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CHAP. 18.



pointed as they are to be sung or said in churches, and the form and manner of making, ordaining, and consecrating bishops, priests and deacons.) Charles likewise decreed, that the ordination of all Presbyterians, should be null and void; and that they should obtain episcopal orders, before taking the above oath. Two thousand Puritan ministers, some of them the ablest and best which ever adorned the Church of Christ, were thus at once ejected from their pulpits, and not only deprived of their ordinary support, but of the past year's remuneration, which became due shortly after.

They were, moreover, required to promise on oath, that they would not take arms against the king, or endeavour to effect

any alteration in the church or state. If they refused, they were for ever forbid coming within five miles of any city or borough where they had preached. An act called the conventicle act, was also passed, forbidding any dissenters above five in number, assembling for any other exercise of religion, than that prescribed in the liturgy of the church of England, on penalty of fine, imprisonment or banishment.

Several denominations were at this time existing in the kingdom. Sixteen are mentioned by cotemporary writers. The Baptists and Quakers, were most numerous next to the Presbyterians and independents. All these were classed together under the general name of Noncomformists, and the pame of Puritan was dropped. All felt the arm of oppression. The business of informers was made very lucrative. The prisons were quickly filled. The Nonconformists were afraid to pray in their families, or ask a blessing on their meals, if five strangers were present. Their hardships were greater than those of the papisis at the reformation, or the loyalists in the time of the civil wars.

Such as could, fled to America. About 3000 died in prison. And not less than 60,000, found in various ways, an untimely grave. Property was wrung from them to the amount of two millions sterling. In 1665, the English nation which was daily exhibiting scenes of profligacy and oppression, was visited with the most tremendous judgments. A distressing drought, caused a murrain among the cattle. Infection was communicated to the city of London, and 100,000 people were swept off by the plague. Soon after, a large part of the city was burned io the ground. During the pestilence, the wealthy and independent inhabitants fled; the pulpits were deserted. Many, however, of the ejected ministers, occupied them, and visited and comforted the distressed, and were permitted to exercise their ministry without opposition. In 1672, the king granted a general declaration of indulgence, suspending the penal laws against dissenters; but the Presbyterians and lodependents, would have preferred further suffering, to having the Papists so greatly favoured. About the same time, also was passed the test act, making the Episcopal sacrament a qualification for civil offices and employments. That remains to this day.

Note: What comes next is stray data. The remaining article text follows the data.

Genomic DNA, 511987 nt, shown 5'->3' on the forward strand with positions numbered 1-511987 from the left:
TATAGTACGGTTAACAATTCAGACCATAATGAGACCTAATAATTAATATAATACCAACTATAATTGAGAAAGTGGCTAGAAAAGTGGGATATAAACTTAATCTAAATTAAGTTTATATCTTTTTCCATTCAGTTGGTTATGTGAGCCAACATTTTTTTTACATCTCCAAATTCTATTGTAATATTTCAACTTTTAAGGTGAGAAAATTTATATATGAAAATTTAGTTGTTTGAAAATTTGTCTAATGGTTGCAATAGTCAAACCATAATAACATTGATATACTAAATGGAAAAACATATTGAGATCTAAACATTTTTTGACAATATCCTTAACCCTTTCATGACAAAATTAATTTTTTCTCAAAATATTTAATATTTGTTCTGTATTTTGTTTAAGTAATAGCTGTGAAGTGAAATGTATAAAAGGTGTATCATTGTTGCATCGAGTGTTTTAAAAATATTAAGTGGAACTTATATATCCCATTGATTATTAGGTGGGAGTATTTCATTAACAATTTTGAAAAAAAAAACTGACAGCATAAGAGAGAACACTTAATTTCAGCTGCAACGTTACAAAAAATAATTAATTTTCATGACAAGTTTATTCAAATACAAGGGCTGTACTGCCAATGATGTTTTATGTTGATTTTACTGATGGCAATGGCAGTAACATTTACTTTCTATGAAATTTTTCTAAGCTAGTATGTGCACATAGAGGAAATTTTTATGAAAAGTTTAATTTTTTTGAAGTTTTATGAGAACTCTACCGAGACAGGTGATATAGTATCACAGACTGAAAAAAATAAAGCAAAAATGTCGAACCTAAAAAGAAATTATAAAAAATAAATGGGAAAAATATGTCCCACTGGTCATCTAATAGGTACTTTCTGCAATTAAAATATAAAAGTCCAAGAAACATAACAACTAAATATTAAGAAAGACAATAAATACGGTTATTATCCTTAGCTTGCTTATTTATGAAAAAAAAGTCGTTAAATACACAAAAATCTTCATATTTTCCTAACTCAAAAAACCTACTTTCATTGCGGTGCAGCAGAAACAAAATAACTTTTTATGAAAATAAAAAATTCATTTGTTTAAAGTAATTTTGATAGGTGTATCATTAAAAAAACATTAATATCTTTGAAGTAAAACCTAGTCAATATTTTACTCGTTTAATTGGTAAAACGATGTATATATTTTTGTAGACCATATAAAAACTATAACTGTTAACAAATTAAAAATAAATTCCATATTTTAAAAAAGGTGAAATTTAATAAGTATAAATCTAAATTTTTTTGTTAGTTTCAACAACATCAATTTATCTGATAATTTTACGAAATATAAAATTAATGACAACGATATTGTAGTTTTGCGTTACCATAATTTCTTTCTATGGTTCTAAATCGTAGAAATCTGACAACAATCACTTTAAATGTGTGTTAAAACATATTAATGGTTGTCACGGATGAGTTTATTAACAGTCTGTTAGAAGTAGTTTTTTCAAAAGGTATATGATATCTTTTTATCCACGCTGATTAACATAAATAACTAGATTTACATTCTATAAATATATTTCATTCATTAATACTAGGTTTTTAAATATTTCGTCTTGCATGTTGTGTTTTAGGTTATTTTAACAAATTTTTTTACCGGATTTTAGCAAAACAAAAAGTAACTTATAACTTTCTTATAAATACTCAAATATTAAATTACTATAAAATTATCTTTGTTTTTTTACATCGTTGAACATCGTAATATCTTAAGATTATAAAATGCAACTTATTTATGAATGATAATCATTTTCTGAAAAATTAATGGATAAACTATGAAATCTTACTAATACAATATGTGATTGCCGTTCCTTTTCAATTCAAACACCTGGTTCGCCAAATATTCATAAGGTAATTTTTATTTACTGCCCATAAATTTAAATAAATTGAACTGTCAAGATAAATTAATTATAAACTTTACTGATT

The churches were, at the restoration, filled with their former incumbents. But the high church party were not popular with Charles, and men filled the high stations, who did not look upon episcopacy as a divine institution, and absolutely essential, though they praised it as the best form of government and worship, and who viewed the points of controversy between Calvinists and Arminians, as of an indifferent nature, which, with certain explanations, might be held, or be entirely cast away, without any spiritual detriment.

With a voluptuous monarch on the throne, and a latitudinarian clergy in the desk, vital piety rapidly declined. All who had before been unwillingly restrained by the powerful preaching of the Nonconformists, now ran to the excess of wickedness, and delighted in nothing so much as reviling what they called the canting hypocrisy and fanaticism of the commonwealth. The nobles of England exchanged their sober, serious character, for one of frivolity and sin. A host of infidels, led by Hobbs, Toland, and the lords Herbert, Rochester and Shaftesbury, made a bold attack, by ridicule and sophistry, upon Christianity. But the great luminaries of the age, Newton, Locke, Boyle, Tillotson and Cudworth, threw all their influence into the opposite scale, and made them appear weak and contemptible, in the eyes of all discerning men. The excellent Robert Boyle, instituted an annual course of lectures, in which the Gospel was, for a long time, most ably defended from the base and insidious attacks of these subtle enemies,

Religion continued in a state of astonishing fluctuation, and the nation soon found itself on the very point of subjection to the Roman See. Charles had beer:, from his exile, at heart, a papist, and would have betrayed the protestant cause, had he dared to do it. He terminated his disolute life, by receiving the sacrament from the hands of a popish priest, in 1684, and was succeeded by his brother, James II., a bigoted Catholic.

The Catholics had been closely watched in England, from the discovery of the powder plot, but they were very numerous and powerful. In Ireland they formed the great bulk of the population. With a monarch of their own on the throne, they now felt their former dominion secured. James was not wanting in efforts to advance the cause. He filled vacant places

CHAP. 18.



with Papists and others on whom he could rely for support. He new modelled the high commission court, made the infamous Jeffries one of its judges, and gave it unlimited power for searching out and punishing ecclesiastial offences. The Dissenters suffered severely. The quarters of several hundred persons were seen hung up over the country. Finding opposition arise in the church, James hoped to gain the assistance of the Dissenters, and courted them, and that they might be pleased, and the Papists favoured, he published a declaration suspending all penal laws on religion, abolishing all tests, and declaring all his subjects equally capable of employment in his service. This he required all the clergy to read from their pulpits. The Episcopalians retused. A general meeting of bishops and clergy was held in London, and a petition was framed beseeching the King not to insist upon it. It was signed by seven bishops who were soon committed to the Tower. After a long trial at Westminster for rebellion, they were acquitted. Only four in London read the declaration, and but about 200 in the kingdom. All the Protestants, now once more united, combined together, boldly dethroned their monarch, and forever excluded the Papists from the crown. William, prince of Orange, son-in-law to James, was invited to take the throne. Jaines saw his dan. ger, and endeavoured to quiet his disaffected subjects, but it was too late. William was received with open arms, and James fled to France,